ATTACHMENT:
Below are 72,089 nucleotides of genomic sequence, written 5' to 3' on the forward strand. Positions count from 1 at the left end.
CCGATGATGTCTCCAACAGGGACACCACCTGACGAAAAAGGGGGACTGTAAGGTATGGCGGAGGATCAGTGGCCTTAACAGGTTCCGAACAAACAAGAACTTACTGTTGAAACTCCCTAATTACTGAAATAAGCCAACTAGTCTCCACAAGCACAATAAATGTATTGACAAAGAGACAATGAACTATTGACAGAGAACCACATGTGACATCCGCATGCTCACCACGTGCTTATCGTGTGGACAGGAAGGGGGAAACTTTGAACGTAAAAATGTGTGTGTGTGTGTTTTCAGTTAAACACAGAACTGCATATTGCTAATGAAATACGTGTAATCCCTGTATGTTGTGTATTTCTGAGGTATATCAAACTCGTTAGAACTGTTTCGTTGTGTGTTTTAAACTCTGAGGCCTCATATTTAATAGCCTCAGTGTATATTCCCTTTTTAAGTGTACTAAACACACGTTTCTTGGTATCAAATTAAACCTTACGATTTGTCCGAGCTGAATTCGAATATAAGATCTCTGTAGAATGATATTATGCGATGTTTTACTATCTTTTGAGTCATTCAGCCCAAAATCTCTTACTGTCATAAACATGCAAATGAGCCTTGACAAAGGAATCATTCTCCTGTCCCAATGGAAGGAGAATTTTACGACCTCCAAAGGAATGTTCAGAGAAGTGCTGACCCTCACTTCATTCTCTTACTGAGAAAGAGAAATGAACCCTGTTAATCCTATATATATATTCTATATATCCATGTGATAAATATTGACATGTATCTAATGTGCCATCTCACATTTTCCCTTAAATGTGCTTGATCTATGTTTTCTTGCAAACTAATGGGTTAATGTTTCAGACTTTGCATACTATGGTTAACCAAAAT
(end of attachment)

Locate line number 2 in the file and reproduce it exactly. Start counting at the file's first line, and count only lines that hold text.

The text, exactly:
CCGATGATGTCTCCAACAGGGACACCACCTGACGAAAAAGGGGGACTGTAAGGTATGGCGGAGGATCAGTGGCCTTAACAGGTTCCGAACAAACAAGAACTTACTGTTGAAACTCCCTAATTACTGAAATAAGCCAACTAGTCTCCACAAGCACAATAAATGTATTGACAAAGAGACAATGAACTATTGACAGAGAACCACATGTGACATCCGCATGCTCACCACGTGCTTATCGTGTGGACAGGAAGGGGGAAACTTTGAACGTAAAAATGTGTGTGTGTGTGTTTTCAGTTAAACACAGAACTGCATATTGCTAATGAAATACGTGTAATCCCTGTATGTTGTGTATTTCTGAGGTATATCAAACTCGTTAGAACTGTTTCGTTGTGTGTTTTAAACTCTGAGGCCTCATATTTAATAGCCTCAGTGTATATTCCCTTTTTAAGTGTACTAAACACACGTTTCTTGGTATCAAATTAAACCTTACGATTTGTCCGAGCTGAATTCGAATATAAGATCTCTGTAGAATGATATTATGCGATGTTTTACTATCTTTTGAGTCATTCAGCCCAAAATCTCTTACTGTCATAAACATGCAAATGAGCCTTGACAAAGGAATCATTCTCCTGTCCCAATGGAAGGAGAATTTTACGACCTCCAAAGGAATGTTCAGAGAAGTGCTGACCCTCACTTCATTCTCTTACTGAGAAAGAGAAATGAACCCTGTTAATCCTATATATATATTCTATATATCCATGTGATAAATATTGACATGTATCTAATGTGCCATCTCACATTTTCCCTTAAATGTGCTTGATCTATGTTTTCTTGCAAACTAATGGGTTAATGTTTCAGACTTTGCATACTATGGTTAACCAAAAT